Ryuuken tossed a bored glance his son's way. The slight was petty; surely the boy could do better. "It doesn't change matters. If you live here, you obey my rules. If you can take care of yourself and be a Quincy, then, by all means, do it. But you won't do it in this house."
Uryuu moved out when he was thirteen, taking his textbooks and a backpack containing a change of clothes, a toothbrush, and some sewing supplies.
Ryuuken watched him leave from the kitchen window, drinking coffee. Uryuu walked steadily, but with purpose, even though his head kept turning slightly, jerkily, as though he wanted to look back at the home he was leaving. To see if his father would come after him.
When Uryuu was finally out of sight, Ryuuken finished his coffee, cleaned the cup, and placed it back in its place in the cupboard. The tapping of his shoes on the tile floor was the only thing to interrupt the quiet that fell around him.
Every day, he woke up, read the newspaper, went to work, came home at seven. The old, kind, grey-haired receptionist clucked over him, told him he seemed so lonely, and asked wouldn't he come to her house if she cooked him a good meal? He smiled and refused, drove home, and sat in the strange silence of a house that was full of the people who weren't there anymore.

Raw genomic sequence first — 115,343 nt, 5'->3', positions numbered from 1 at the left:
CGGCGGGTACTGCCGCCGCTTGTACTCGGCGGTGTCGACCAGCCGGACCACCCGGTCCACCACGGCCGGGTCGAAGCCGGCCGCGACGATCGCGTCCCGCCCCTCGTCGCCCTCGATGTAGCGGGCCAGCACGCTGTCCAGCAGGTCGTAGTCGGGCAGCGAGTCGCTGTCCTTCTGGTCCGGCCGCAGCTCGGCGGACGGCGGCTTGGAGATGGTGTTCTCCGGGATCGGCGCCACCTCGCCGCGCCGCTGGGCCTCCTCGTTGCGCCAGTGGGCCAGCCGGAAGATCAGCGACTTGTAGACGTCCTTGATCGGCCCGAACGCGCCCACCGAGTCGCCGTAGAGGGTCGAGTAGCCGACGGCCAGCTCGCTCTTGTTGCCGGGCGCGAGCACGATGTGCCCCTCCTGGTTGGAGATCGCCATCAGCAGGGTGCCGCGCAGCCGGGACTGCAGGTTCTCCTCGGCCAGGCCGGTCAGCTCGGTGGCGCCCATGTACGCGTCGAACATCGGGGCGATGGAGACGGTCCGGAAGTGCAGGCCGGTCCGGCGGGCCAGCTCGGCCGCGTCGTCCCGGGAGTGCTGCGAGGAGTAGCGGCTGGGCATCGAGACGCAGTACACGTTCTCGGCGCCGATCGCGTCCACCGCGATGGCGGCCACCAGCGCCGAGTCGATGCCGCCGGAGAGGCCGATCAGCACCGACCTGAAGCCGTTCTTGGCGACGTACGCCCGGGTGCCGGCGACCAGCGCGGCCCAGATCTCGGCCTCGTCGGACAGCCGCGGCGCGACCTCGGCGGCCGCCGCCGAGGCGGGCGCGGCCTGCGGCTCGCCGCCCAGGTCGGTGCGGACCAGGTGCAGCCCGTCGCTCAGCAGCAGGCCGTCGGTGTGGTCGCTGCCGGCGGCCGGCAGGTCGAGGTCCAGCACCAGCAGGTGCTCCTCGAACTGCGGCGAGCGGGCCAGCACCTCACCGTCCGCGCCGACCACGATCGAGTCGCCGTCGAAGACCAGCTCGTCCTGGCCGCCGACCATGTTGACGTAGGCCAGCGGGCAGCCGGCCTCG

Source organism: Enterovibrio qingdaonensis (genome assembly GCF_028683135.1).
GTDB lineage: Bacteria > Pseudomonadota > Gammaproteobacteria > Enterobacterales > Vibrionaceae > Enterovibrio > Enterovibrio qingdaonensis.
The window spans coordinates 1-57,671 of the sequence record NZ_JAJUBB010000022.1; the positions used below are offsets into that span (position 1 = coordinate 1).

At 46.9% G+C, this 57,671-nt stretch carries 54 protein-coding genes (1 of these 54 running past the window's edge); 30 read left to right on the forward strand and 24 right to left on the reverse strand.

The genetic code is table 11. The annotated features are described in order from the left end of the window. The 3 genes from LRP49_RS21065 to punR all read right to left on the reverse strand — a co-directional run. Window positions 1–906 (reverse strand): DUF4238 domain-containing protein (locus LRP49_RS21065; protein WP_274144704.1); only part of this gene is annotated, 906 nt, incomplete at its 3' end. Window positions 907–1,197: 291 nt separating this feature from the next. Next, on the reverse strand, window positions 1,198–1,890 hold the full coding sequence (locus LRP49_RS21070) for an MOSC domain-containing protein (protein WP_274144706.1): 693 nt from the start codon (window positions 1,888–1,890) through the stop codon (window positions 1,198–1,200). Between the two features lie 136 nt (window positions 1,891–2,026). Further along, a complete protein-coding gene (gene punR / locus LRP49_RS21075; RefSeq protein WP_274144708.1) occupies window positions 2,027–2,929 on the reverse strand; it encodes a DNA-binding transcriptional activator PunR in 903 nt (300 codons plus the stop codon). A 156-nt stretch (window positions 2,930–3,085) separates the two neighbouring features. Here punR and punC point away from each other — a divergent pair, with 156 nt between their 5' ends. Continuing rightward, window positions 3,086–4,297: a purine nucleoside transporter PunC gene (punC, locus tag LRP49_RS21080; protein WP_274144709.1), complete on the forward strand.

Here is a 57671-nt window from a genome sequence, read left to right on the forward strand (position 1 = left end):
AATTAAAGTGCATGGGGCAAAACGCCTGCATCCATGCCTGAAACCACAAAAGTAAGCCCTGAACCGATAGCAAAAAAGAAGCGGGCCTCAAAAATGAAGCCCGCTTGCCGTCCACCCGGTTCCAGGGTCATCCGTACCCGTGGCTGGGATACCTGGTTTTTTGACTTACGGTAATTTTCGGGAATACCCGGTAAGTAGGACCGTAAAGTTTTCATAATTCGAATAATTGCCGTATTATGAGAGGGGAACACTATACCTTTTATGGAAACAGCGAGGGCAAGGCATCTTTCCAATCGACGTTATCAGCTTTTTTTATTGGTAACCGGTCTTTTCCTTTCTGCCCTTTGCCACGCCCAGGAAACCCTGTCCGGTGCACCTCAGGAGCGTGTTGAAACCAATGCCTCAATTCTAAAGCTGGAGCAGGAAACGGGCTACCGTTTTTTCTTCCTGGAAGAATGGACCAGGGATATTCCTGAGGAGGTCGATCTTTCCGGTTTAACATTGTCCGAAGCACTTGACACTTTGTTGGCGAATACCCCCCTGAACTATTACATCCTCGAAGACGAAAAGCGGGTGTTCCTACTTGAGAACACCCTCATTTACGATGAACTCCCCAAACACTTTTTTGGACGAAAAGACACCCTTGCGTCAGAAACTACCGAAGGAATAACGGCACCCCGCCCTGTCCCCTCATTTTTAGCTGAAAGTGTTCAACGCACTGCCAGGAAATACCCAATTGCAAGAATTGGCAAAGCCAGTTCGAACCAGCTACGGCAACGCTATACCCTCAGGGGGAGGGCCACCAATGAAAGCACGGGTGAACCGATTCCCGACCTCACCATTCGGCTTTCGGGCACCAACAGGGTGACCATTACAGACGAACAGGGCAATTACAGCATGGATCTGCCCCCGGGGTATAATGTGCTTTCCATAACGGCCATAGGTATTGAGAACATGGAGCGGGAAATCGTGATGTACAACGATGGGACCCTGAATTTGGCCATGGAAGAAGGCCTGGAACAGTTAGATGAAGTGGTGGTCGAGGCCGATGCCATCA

"You look terrible, Uryuu. Are those girls' shirts you wear?" Home for half a day and they were already speaking to each other as they had before Uryuu left. In spite of what Ryuuken had revealed to his son just nights before, in spite of Uryuu admitting he needed his father's help, it was as if nothing had changed. At least superficially.
"I'm here to train, not chat, pleasant as our conversations are." Uryuu stared at the wall, hardly even acknowledging his father. How very mature. "So let's train. If you have some way to restore my powers, let's begin."
Ryuuken regarded his son calmly over the edge of his cup. He could sense Uryuu's unease under his cool exterior. A tick of a muscle in his cheek, a finger tapping the table. He had become nervous over the years, and there seemed to be a permanent crease in his brows. No wonder he was so skinny.
"The method is exhausting, and will probably be too much for you on the first try, if you get it at all. Why don't you rest for now? There's plenty of time to work yourself to death later."
"No there isn't!" Uryuu snapped, finally locking eyes with his father. "We don't have any time at all."